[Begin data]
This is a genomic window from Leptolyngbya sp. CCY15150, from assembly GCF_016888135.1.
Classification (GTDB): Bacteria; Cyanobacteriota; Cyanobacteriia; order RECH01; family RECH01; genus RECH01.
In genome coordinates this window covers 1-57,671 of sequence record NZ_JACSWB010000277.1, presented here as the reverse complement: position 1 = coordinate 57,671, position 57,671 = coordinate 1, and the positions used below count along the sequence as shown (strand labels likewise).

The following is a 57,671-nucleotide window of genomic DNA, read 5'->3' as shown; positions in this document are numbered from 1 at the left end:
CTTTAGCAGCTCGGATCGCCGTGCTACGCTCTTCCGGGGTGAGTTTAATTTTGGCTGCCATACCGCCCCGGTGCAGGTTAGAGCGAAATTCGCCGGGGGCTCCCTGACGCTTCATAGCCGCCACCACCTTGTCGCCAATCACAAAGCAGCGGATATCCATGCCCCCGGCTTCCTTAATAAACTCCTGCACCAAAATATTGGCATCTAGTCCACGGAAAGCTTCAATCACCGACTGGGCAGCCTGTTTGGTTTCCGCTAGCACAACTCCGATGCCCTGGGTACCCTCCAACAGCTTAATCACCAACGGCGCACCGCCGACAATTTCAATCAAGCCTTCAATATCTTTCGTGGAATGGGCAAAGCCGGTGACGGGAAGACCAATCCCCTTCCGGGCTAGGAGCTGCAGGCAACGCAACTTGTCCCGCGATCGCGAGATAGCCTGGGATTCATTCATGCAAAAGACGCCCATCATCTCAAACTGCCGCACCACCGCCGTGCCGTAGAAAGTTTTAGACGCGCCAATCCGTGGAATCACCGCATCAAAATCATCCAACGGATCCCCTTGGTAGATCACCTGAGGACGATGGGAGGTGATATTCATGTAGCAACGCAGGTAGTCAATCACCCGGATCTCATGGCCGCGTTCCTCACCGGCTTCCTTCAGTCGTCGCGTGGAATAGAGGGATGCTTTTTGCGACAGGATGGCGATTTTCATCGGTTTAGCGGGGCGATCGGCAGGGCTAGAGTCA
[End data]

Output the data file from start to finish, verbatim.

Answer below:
This is a genomic window from Leptolyngbya sp. CCY15150, from assembly GCF_016888135.1.
Classification (GTDB): Bacteria; Cyanobacteriota; Cyanobacteriia; order RECH01; family RECH01; genus RECH01.
In genome coordinates this window covers 1-57,671 of sequence record NZ_JACSWB010000277.1, presented here as the reverse complement: position 1 = coordinate 57,671, position 57,671 = coordinate 1, and the positions used below count along the sequence as shown (strand labels likewise).

The following is a 57,671-nucleotide window of genomic DNA, read 5'->3' as shown; positions in this document are numbered from 1 at the left end:
CTTTAGCAGCTCGGATCGCCGTGCTACGCTCTTCCGGGGTGAGTTTAATTTTGGCTGCCATACCGCCCCGGTGCAGGTTAGAGCGAAATTCGCCGGGGGCTCCCTGACGCTTCATAGCCGCCACCACCTTGTCGCCAATCACAAAGCAGCGGATATCCATGCCCCCGGCTTCCTTAATAAACTCCTGCACCAAAATATTGGCATCTAGTCCACGGAAAGCTTCAATCACCGACTGGGCAGCCTGTTTGGTTTCCGCTAGCACAACTCCGATGCCCTGGGTACCCTCCAACAGCTTAATCACCAACGGCGCACCGCCGACAATTTCAATCAAGCCTTCAATATCTTTCGTGGAATGGGCAAAGCCGGTGACGGGAAGACCAATCCCCTTCCGGGCTAGGAGCTGCAGGCAACGCAACTTGTCCCGCGATCGCGAGATAGCCTGGGATTCATTCATGCAAAAGACGCCCATCATCTCAAACTGCCGCACCACCGCCGTGCCGTAGAAAGTTTTAGACGCGCCAATCCGTGGAATCACCGCATCAAAATCATCCAACGGATCCCCTTGGTAGATCACCTGAGGACGATGGGAGGTGATATTCATGTAGCAACGCAGGTAGTCAATCACCCGGATCTCATGGCCGCGTTCCTCACCGGCTTCCTTCAGTCGTCGCGTGGAATAGAGGGATGCTTTTTGCGACAGGATGGCGATTTTCATCGGTTTAGCGGGGCGATCGGCAGGGCTAGAGTCA